American Companies Warned about Buying Improperly Labeled Asbestos Products
December 12, 2011
After purchasing products from a European manufacturer, some American companies may have unknowingly put their employees and customers at risk of asbestos exposure.
A recent news story reports that Wolseley, a European heating and plumbing products company, sold gaskets to American companies that were mislabeled as “non-asbestos-containing” when in fact they did contain asbestos.
The products were found to have significantly more than 1 percent asbestos in them, which is more than the safety threshold allowed by law. Because exposure to asbestos has been linked to various cancers and diseases, this news may prove disconcerting to those who are handlers or end-users of these tainted products.
One such cancer that is caused by asbestos exposure is malignant mesothelioma, which claims the lives of 2,000 to 3,000 people per year.
No cure exists for this disease and the average life expectancy after diagnosis is between four and eighteen months.
According to the company’s quarterly report, “independent expert advisers have conducted tests and consulted published scientific studies to confirm that no health or safety risk arises from the handling, installation and use of the gaskets.”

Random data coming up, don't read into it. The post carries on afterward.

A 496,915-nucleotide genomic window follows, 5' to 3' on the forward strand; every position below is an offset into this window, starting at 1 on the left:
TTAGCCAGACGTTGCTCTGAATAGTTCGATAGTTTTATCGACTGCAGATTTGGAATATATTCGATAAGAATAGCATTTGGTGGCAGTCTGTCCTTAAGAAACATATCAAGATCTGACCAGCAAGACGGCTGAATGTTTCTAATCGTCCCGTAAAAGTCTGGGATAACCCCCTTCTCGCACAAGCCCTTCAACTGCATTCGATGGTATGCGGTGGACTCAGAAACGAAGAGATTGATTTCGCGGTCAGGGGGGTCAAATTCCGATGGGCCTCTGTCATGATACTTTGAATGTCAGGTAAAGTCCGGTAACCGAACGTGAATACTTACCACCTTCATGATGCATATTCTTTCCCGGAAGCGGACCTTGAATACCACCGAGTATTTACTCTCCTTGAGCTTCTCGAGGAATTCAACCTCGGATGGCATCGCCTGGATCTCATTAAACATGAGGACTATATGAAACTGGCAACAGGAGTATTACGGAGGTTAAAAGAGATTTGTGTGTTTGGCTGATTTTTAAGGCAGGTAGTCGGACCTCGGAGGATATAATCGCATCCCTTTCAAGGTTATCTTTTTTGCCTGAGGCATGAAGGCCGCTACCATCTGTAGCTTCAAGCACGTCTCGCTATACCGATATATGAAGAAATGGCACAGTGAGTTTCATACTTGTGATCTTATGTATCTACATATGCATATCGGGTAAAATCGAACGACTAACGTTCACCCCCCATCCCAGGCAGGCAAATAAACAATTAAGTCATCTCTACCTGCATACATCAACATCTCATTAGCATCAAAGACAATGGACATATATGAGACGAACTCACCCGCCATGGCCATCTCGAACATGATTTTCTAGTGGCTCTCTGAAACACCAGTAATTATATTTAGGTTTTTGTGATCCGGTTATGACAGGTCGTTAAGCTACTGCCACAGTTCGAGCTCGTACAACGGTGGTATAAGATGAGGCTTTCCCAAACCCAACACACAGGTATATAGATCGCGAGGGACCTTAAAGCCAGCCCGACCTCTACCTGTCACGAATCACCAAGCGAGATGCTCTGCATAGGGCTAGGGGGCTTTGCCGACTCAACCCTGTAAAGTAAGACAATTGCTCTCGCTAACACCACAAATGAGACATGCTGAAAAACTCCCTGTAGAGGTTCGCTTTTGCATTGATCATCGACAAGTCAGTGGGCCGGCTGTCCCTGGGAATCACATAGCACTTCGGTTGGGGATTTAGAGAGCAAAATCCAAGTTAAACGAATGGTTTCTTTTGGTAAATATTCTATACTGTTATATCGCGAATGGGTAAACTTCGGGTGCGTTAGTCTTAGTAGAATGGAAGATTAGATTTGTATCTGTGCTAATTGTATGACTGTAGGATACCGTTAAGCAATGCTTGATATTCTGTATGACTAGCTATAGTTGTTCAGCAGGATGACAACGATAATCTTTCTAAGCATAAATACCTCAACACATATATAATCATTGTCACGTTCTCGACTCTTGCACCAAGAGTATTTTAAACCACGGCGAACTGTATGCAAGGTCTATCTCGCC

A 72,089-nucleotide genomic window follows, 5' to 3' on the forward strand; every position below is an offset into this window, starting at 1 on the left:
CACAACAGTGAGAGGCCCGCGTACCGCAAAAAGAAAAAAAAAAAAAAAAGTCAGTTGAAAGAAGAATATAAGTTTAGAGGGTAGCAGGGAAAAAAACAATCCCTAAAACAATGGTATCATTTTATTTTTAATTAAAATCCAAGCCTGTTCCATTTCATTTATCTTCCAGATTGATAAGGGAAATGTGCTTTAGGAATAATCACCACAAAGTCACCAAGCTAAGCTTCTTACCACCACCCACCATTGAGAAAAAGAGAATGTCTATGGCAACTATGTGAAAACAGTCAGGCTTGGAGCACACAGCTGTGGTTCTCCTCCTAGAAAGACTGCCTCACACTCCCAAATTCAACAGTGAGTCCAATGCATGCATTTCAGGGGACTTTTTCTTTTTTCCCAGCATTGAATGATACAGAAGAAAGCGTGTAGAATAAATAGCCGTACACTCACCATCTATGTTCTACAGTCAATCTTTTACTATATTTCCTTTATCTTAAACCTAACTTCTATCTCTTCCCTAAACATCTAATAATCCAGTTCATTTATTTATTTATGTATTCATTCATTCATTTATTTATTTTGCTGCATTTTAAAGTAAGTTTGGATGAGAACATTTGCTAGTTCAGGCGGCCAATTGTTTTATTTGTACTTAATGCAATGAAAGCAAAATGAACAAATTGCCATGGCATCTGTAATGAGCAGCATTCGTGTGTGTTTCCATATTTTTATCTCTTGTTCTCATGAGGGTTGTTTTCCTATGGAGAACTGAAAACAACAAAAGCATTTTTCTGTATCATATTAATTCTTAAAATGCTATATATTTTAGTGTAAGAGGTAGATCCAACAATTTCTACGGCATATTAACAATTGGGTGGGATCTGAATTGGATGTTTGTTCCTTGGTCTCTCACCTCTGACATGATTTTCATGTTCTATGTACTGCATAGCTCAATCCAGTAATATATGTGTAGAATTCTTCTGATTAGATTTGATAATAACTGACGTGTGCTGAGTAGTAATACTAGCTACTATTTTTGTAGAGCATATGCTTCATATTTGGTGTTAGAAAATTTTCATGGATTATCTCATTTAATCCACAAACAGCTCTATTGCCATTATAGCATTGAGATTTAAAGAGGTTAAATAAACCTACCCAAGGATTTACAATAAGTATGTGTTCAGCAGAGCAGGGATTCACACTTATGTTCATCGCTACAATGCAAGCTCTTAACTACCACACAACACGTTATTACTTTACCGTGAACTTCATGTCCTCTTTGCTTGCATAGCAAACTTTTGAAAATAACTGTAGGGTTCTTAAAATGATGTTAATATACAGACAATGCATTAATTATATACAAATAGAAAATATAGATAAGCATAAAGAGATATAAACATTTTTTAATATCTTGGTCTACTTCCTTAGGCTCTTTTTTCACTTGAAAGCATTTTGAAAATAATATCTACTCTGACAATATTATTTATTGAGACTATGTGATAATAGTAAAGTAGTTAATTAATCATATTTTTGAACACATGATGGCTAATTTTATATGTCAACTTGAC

Exposure to asbestos-containing products becomes dangerous once the product is disturbed and the toxic asbestos fibers become airborne, where they can be inhaled or ingested. As long as the products are not damaged or disturbed in a way that causes the asbestos fibers to be released, they should remain safe.
The news of this mislabeling error comes days after the company’s shares rose sharply on better than expected North American sales numbers. Revenue in the United States accounts for nearly 40 percent of Wolseley’s total earnings. Listed at $3 to $4 each, these asbestos-tainted gaskets used as plumbing seals were originally manufactured by Canadian supplier Lortech Rubber, which were then purchased by Wolseley between 2006 and 2009.
Chief executive of Wolseley, Ian Meakin, said that the company will sue the supplier, and also noting that they might be sued by their own customers. Lawsuits will likely arise as more information is discovered and disclosed.
The names of the American companies that purchased these potentially dangerous supplies were not released. Wolseley has been in communication with them about this issue since asbestos was first discovered.
The company’s integration into the American construction, plumbing and heating sectors is deep. Its brands include some well known American companies, such as Ferguson, Build.com, Cal-Steam, Stock Market and others. Asbestos has been historically known to be contained within the products of these industries.
The affect of this issue on the company’s stock price is still unknown. Some who follow Wolseley’s stock speculate on where the revelation of asbestos-tainted products will leave the price.
“Its US operations are doing well while European performance is mixed. The trading outlook is expected to get tougher, which keeps a lid on forecast changes. It has identified a mislabelled product issue, containing asbestos, which will hang over the share price,” said Andy Brown, analyst at an investment banking firm.